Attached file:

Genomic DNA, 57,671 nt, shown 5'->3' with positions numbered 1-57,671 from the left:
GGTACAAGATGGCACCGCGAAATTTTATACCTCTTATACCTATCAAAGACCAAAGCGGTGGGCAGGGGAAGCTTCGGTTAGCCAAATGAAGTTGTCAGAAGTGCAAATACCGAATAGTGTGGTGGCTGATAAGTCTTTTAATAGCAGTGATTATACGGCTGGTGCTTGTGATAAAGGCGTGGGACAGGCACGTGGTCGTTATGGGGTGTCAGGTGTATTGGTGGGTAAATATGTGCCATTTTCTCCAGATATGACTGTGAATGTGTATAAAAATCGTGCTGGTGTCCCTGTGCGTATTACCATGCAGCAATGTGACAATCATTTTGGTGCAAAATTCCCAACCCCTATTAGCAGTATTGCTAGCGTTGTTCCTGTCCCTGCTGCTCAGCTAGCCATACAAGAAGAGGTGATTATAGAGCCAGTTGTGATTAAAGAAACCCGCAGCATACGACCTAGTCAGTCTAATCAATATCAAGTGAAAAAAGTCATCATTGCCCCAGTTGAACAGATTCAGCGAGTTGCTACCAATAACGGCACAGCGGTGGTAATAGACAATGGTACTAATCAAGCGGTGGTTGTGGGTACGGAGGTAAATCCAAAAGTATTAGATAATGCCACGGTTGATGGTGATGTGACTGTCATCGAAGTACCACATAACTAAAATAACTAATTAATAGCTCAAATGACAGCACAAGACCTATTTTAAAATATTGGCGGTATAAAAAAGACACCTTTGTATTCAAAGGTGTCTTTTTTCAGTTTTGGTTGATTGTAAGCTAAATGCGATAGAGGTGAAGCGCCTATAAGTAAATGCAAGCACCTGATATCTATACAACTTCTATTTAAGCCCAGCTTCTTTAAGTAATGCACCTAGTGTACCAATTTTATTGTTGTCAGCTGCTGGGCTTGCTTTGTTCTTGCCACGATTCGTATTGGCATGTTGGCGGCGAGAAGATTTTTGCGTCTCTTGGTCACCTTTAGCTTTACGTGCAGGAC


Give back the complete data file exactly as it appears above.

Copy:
Genomic DNA, 57,671 nt, shown 5'->3' with positions numbered 1-57,671 from the left:
GGTACAAGATGGCACCGCGAAATTTTATACCTCTTATACCTATCAAAGACCAAAGCGGTGGGCAGGGGAAGCTTCGGTTAGCCAAATGAAGTTGTCAGAAGTGCAAATACCGAATAGTGTGGTGGCTGATAAGTCTTTTAATAGCAGTGATTATACGGCTGGTGCTTGTGATAAAGGCGTGGGACAGGCACGTGGTCGTTATGGGGTGTCAGGTGTATTGGTGGGTAAATATGTGCCATTTTCTCCAGATATGACTGTGAATGTGTATAAAAATCGTGCTGGTGTCCCTGTGCGTATTACCATGCAGCAATGTGACAATCATTTTGGTGCAAAATTCCCAACCCCTATTAGCAGTATTGCTAGCGTTGTTCCTGTCCCTGCTGCTCAGCTAGCCATACAAGAAGAGGTGATTATAGAGCCAGTTGTGATTAAAGAAACCCGCAGCATACGACCTAGTCAGTCTAATCAATATCAAGTGAAAAAAGTCATCATTGCCCCAGTTGAACAGATTCAGCGAGTTGCTACCAATAACGGCACAGCGGTGGTAATAGACAATGGTACTAATCAAGCGGTGGTTGTGGGTACGGAGGTAAATCCAAAAGTATTAGATAATGCCACGGTTGATGGTGATGTGACTGTCATCGAAGTACCACATAACTAAAATAACTAATTAATAGCTCAAATGACAGCACAAGACCTATTTTAAAATATTGGCGGTATAAAAAAGACACCTTTGTATTCAAAGGTGTCTTTTTTCAGTTTTGGTTGATTGTAAGCTAAATGCGATAGAGGTGAAGCGCCTATAAGTAAATGCAAGCACCTGATATCTATACAACTTCTATTTAAGCCCAGCTTCTTTAAGTAATGCACCTAGTGTACCAATTTTATTGTTGTCAGCTGCTGGGCTTGCTTTGTTCTTGCCACGATTCGTATTGGCATGTTGGCGGCGAGAAGATTTTTGCGTCTCTTGGTCACCTTTAGCTTTACGTGCAGGAC